Harris County orders Burn Ban

HARRIS COUNTY– On Oct. 26, Harris County Commissioners Court approved a burn ban due to an increased threat of wildfires across the county.
There are now 67 Texas counties with burn bans, including Harris, Grimes, Liberty, Montgomery, and Waller counties.
No outdoor burning is allowed except in an enclosure that contains all flames and/or sparks, outdoor burning activities authorized by TCEQ, ceremonial fires, non-commercial cooking, and prescribed “hot work”.
Backyard cook-outs and barbeques are allowed, as is welding and other “hot work” performed in accordance with county fire code requirements.

Parts of Texas, including Harris County, are extremely dry and vegetative fuels have reached critical dryness. Observed fire danger is high across Harris County, primarily east of U.S. 59.
Area fire departments have reported an increase in fire number and severity, including a fire in the Atascocita area that threatened homes and required a bulldozer and several ground crews to contain.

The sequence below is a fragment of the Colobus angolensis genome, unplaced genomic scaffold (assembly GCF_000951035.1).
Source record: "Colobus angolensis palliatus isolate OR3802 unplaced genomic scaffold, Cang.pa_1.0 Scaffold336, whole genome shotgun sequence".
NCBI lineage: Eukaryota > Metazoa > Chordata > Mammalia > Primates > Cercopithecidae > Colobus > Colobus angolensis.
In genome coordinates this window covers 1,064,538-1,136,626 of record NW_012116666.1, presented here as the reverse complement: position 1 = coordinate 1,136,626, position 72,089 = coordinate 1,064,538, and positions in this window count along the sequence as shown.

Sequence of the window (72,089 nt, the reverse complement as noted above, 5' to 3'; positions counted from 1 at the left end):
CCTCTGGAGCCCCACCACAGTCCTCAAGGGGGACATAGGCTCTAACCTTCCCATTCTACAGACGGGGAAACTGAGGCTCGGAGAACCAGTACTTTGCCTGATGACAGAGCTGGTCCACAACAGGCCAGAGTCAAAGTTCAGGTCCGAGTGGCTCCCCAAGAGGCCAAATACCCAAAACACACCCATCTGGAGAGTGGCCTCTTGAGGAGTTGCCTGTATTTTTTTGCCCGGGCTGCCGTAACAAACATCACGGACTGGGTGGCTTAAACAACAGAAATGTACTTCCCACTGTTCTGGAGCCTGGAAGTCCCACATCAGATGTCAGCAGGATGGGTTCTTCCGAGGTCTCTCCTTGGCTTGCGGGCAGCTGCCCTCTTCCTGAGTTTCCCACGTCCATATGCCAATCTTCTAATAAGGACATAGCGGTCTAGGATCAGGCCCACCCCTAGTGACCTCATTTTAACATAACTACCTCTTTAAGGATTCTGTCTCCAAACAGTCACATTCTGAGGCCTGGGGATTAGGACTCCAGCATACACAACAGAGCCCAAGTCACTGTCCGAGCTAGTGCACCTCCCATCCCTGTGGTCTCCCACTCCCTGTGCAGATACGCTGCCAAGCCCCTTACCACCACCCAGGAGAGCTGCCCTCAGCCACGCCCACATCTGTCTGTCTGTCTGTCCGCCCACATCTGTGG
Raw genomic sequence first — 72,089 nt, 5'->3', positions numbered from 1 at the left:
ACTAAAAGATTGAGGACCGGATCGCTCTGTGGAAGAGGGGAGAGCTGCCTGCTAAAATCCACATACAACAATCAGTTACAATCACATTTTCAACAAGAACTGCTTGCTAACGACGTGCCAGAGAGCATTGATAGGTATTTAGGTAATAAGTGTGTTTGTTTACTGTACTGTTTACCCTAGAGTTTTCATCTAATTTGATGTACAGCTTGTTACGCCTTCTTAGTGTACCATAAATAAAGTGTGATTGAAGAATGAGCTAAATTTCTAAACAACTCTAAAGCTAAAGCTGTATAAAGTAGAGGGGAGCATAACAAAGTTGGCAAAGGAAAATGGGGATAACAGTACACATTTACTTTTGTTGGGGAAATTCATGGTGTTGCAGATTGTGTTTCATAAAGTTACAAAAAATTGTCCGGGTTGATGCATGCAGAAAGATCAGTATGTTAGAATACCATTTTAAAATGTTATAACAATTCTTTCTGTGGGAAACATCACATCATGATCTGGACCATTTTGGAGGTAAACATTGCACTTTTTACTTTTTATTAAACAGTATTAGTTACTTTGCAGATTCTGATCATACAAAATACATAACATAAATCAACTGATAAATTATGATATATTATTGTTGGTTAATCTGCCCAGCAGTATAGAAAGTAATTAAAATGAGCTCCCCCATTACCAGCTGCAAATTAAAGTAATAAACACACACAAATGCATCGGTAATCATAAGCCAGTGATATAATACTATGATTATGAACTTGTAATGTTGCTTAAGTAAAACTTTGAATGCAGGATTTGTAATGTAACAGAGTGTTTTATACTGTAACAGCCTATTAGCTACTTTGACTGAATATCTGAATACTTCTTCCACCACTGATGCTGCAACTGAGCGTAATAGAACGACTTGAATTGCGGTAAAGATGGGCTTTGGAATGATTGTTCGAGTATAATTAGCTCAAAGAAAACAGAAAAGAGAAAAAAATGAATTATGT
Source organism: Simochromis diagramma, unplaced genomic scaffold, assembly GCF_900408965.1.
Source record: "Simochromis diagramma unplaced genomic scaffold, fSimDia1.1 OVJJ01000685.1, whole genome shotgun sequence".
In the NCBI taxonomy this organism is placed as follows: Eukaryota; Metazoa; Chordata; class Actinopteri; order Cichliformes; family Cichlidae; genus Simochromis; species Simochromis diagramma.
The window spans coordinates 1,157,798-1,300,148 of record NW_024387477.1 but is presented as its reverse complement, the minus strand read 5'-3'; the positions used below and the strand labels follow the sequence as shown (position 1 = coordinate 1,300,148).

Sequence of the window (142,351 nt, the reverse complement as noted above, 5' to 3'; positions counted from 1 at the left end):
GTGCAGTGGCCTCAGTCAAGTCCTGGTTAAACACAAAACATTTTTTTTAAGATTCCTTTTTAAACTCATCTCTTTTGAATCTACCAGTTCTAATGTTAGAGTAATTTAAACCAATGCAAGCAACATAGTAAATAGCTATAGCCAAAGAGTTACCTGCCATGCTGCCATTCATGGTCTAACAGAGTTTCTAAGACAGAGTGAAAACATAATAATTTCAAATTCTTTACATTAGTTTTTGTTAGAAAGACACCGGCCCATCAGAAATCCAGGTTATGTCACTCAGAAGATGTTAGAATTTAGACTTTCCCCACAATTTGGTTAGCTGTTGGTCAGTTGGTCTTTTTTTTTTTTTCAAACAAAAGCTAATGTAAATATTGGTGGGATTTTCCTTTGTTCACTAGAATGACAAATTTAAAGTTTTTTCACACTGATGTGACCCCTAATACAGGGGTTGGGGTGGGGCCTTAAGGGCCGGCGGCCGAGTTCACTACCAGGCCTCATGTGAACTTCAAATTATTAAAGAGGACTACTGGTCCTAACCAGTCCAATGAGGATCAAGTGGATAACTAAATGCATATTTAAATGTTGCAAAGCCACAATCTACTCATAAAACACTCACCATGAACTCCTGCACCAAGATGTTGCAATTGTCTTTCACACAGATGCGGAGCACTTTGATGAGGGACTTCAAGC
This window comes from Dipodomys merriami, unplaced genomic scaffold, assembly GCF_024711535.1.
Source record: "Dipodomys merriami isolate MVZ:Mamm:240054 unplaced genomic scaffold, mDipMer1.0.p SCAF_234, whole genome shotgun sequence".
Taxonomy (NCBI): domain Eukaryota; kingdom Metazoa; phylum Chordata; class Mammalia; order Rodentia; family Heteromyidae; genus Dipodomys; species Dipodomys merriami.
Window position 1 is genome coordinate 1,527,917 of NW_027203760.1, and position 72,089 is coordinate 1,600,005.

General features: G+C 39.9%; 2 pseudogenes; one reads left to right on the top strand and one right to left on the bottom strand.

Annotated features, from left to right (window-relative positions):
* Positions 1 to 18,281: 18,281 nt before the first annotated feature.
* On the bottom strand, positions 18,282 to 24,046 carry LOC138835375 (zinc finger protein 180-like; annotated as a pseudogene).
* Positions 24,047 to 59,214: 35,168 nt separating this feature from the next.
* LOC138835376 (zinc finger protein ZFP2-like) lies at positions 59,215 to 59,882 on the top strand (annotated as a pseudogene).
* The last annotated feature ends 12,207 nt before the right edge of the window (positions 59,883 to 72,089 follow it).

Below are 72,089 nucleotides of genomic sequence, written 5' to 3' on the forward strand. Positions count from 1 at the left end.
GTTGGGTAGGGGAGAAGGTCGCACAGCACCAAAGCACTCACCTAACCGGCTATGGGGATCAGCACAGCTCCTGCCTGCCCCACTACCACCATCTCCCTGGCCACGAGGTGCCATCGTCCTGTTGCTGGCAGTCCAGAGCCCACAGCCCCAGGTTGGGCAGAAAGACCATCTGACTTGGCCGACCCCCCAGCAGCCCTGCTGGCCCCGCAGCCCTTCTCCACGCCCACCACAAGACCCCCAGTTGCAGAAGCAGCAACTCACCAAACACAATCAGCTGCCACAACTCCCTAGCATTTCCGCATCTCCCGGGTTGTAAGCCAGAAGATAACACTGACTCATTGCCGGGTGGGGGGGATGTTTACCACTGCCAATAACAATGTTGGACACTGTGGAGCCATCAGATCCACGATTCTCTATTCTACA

The Texas Forest Service has reported that fires burned over 1,200 acres ON Oct. 26 in southeast Texas, including a fire in Montgomery County that destroyed three weekend camp houses and six outbuildings.
Violation of the ban is a Class “C” misdemeanor, punishable for up to a $500 fine. In addition, any person who starts a fire that causes damage to property without the consent of the owner may be charged with Reckless Damage or Destruction, a Class C misdemeanor, or Arson, a felony.
Residents are asked to exercise extreme caution when cooking outdoors. A small spark or burning ember can ignite dry vegetation. Winds will fan the flames and spread the fire rapidly.
The Harris County Fire Marshall also recommend that people remove combustibles within 30 feet of any controlled fire or hot work. A small, controlled fire can easily spread quickly and become an out-of-control, dangerous fire.